About This Item

Share This Item

The AAPG/Datapages Combined Publications Database

Earth Science Bulletin (WGA)


Earth Science Bulletin
Vol. 15 (1982), No. 1. (Annual), Pages 151b-152

Abstract: The Anderson Mine Formation: Stratigraphy and Depositional Environment of a Miocene Uranium-Bearing Sequence, Basin and Range Province, Arizona

Bill Victor1

Wyoming Geological Association: 1982 Luncheon Meetings Casper, Wyoming: Abstracts of Papers

The Anderson Mine uranium deposit in west-central Arizona is potentially the most significant uranium discovery in the Basin and Range province. The uranium mineralization occurs in fine-grained, tuffaceous sediments of the middle Miocene Anderson Mine Formation.

The stratigraphy of the Anderson Mine Formation is complex and is characterized by rapid vertical and lateral changes in lithology. The lower part of the formation consists of tuffaceous sandstones, siltstones and conglomerates with subordinate amounts of tuffaceous claystones and carbonaceous siltstones. The upper part of the formation includes tuffaceous siltstones, claystones, fine sandstones and impure limestones which are locally interbedded with carbonaceous siltstones, fetid limestones and impure lignites. Rocks which were deposited at the center of the depositional basin are fine grained, micaceous, carbonaceous, and contain widespread laminations. Units deposited near the basin’s edge are coarser grained and contain sedimentary structures indicative of deposition in a higher energy environment. Carbonaceous material is either completely lacking from rocks deposited at the edge of the basin or the organic material shows the effects of deposition in an oxidizing environment.

Deposition of the Anderson Mine Formation occurred in a small, restricted, shallow-water basin that supported abundant vegetation. Anoxic water conditions at the center of the basin, where current action was non-existent, permitted thick accumulations of carbonaceous material. Better circulation at the basin’s edge resulted in a relatively oxidizing environment which prevented preservation of organic material. Sediment was supplied to the basin by alluvial fans which originated in the surrounding Precambrian and volcanic highlands. The rapid decrease in water velocity, where the fans entered the quiet-water paludal environment resulted in immediate deposition of the coarse-grained material at the basin’s edge. Progressively finer grained material was deposited, from suspension, towards the center of the basin.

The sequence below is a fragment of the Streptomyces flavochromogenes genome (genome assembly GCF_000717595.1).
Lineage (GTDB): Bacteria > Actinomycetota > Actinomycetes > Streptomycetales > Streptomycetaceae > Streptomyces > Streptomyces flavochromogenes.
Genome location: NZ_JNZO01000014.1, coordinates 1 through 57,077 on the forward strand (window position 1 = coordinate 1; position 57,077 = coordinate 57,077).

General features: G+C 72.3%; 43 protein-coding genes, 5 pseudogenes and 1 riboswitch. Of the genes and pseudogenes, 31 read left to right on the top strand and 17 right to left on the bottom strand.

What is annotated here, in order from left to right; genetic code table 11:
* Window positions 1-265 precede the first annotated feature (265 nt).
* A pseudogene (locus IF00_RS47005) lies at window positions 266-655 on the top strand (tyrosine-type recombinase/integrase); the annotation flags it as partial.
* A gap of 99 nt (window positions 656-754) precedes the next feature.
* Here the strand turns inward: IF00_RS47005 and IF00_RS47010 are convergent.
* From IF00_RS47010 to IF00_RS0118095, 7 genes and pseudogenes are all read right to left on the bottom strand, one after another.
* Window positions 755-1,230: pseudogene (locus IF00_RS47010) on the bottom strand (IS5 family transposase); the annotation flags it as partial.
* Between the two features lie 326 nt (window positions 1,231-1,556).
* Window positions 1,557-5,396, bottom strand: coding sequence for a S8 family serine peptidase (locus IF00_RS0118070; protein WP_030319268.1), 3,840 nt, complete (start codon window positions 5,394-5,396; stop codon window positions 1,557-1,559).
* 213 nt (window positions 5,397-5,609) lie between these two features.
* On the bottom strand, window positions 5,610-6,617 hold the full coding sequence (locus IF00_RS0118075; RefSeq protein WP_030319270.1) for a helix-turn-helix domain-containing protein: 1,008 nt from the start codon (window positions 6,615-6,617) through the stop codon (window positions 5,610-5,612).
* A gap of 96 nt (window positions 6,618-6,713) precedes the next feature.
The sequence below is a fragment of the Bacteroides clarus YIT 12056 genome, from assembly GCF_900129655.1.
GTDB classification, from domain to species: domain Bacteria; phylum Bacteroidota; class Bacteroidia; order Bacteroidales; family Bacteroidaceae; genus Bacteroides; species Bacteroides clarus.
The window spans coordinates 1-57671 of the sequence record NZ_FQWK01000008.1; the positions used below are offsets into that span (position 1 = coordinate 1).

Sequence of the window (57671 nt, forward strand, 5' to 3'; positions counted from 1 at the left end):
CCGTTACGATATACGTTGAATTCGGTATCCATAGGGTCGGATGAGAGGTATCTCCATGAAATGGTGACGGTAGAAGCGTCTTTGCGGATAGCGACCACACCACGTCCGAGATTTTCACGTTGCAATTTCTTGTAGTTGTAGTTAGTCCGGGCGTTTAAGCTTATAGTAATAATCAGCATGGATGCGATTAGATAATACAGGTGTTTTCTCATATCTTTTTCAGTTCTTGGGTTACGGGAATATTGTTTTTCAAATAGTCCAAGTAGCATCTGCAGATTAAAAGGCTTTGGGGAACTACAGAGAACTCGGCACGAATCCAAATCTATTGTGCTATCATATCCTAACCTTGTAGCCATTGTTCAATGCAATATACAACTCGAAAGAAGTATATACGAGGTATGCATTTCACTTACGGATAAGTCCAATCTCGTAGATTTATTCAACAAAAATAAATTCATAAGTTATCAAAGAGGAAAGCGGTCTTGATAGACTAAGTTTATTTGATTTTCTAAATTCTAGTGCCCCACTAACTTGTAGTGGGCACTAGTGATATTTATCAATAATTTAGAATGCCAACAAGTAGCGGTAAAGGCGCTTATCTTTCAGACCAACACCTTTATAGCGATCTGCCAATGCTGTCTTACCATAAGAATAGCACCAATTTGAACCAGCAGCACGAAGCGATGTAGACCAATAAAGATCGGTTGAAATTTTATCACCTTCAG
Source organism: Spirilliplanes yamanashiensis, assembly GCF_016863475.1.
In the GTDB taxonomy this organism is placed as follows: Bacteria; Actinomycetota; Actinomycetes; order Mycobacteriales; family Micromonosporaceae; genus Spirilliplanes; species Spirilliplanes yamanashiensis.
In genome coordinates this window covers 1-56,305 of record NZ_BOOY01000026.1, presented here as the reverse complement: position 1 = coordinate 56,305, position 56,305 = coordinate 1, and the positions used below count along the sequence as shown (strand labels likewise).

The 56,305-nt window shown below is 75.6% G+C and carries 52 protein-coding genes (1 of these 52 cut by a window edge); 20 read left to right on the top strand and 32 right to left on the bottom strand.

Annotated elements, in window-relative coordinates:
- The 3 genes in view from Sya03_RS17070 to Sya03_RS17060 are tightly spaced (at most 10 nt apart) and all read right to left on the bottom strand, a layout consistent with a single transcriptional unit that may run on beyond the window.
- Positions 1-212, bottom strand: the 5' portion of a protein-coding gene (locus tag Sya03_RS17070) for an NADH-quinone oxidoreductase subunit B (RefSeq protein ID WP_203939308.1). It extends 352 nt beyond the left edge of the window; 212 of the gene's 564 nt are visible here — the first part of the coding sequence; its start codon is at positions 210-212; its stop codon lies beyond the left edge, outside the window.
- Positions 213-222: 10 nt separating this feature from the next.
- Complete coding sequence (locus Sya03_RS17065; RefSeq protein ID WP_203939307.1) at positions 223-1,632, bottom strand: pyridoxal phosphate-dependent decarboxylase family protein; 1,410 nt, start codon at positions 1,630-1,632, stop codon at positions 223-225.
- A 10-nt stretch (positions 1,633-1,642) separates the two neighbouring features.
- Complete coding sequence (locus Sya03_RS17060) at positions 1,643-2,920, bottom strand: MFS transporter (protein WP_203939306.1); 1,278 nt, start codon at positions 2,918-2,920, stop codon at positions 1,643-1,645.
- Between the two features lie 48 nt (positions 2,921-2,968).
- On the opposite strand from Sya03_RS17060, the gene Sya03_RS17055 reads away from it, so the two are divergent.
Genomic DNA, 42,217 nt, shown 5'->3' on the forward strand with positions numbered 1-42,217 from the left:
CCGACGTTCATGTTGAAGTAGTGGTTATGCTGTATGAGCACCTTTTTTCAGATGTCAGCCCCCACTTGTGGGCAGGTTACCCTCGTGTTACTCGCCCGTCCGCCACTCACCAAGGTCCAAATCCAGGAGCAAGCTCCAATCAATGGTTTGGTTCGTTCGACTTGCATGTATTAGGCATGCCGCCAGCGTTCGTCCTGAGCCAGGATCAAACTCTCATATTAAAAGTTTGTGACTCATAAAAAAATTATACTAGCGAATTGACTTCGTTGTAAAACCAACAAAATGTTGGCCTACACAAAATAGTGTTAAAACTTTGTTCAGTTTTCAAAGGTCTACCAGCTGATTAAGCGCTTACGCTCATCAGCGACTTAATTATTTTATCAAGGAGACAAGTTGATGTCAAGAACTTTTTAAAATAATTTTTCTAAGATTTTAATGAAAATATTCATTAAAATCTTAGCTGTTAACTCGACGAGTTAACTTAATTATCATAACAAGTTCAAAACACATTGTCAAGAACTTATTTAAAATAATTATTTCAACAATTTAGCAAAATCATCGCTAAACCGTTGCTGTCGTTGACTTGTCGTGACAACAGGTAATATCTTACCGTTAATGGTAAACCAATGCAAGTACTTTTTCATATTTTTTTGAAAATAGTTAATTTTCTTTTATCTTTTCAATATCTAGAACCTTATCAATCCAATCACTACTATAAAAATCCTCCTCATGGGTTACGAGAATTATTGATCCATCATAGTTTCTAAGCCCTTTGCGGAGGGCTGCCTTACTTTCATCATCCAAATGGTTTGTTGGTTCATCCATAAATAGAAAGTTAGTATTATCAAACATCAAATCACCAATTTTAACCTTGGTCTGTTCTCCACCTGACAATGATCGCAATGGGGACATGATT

The distribution of the uranium mineralization is facies controlled. The highest grade mineralization occurs in the carbonaceous sediments which were deposited at the center of the basin. The non-carbonaceous units at the basin’s edge are only weakly mineralized.

Acknowledgments and Associated Footnotes

1 Bill Victor: Union Oil Co.

© Wyoming Geological Association, 2015